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Is Mixed Apnea Associated with Non-Rapid Eye Movement Sleep a Reversible Compensatory Sign of Heart Failure?

Lyudmila Korostovtseva, Yulia Sazonova, Nadezhda Zvartau, Andrey Semenov, Viktoriya Nepran, Mikhail Bochkarev, German Nikolaev, Lyubov Mitrofanova, Yurii Sviryaev, Mikhail Gordeev, Aleksandra Konradi

(Somnology Group, Hypertension Research Department, Almazov Federal North-West Medical Research Centre, St. Petersburg, Russian Federation)

Am J Case Rep 2015; 16:886-892

DOI: 10.12659/AJCR.894974

BACKGROUND: Sleep-disordered breathing is common in heart failure (HF), and prolonged circulation time and diminished pulmonary volume are considered the main possible causes of sleep apnea in these patients. However, the impact and interrelation between sleep apnea and HF development are unclear. We report the case of a patient with complete elimination of non-rapid-eye-movement (NREM) sleep-associated mixed apnea in HF after heart transplantation.
CASE REPORT: After unsuccessful 12-month conventional treatment with abrupt exacerbation of biventricular HF IV class (according to New York Heart Association Functional Classification), a 26-year-old man was admitted to the hospital. Based on a comprehensive examination including endomyocardial biopsy, dilated cardiomyopathy was diagnosed. Heart transplantation was considered the only possible treatment strategy. Polysomnography showed severe NREM sleep-associated mixed sleep apnea [apnea-hypopnea index 43/h, in rapid eye movement (REM) sleep 3.7/h, in NREM sleep 56.4/h, mean SatO2 93.9%], and periodic breathing. One-month post-transplantation polysomnography did not show sleep-disordered breathing (apnea-hypopnea index 1.0/h; in REM sleep – 2.8/h, in NREM sleep 0.5/h, mean SatO2 97.5%). The patient was discharged from the hospital in improved condition.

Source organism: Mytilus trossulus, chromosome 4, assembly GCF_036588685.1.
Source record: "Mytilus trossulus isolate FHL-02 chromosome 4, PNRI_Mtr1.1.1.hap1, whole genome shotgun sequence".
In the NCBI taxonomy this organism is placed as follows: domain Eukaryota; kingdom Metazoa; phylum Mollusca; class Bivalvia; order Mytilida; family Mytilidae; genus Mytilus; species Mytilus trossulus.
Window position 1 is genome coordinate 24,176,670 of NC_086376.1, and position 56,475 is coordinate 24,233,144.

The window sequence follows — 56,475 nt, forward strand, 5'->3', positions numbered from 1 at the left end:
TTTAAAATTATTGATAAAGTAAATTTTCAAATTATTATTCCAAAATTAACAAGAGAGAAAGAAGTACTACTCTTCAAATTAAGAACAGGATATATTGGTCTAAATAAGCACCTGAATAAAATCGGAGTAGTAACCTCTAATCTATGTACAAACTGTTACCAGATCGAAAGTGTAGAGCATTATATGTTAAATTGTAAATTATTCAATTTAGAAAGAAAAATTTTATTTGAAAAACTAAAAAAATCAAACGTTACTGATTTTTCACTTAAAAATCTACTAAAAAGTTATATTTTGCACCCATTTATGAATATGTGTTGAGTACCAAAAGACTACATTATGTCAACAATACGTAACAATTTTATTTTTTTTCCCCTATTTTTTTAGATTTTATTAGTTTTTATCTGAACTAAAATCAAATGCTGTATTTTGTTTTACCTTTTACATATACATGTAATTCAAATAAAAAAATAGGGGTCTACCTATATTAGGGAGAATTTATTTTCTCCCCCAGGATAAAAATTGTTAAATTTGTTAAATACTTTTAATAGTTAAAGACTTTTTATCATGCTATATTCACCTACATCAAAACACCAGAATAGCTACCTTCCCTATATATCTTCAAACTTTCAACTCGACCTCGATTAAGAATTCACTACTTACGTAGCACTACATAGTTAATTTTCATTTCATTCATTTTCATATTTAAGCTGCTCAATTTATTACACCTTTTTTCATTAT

CONCLUSIONS: NREM sleep-associated mixed apnea occurring in severe systolic HF due to dilated cardiomyopathy might be reversible in case of successful HF treatment. We suggest that mixed sleep apnea strongly associated with NREM sleep occurs in HF, when the brain centers regulating ventilation are intact, and successful HF compensation might be highly effective regarding sleep-breathing disorders without non-invasive ventilation. This is important to know, especially with regard to the recently published data of potentially unfavorable effects of adaptive servoventilation in systolic HF, and the lack of other treatment options.

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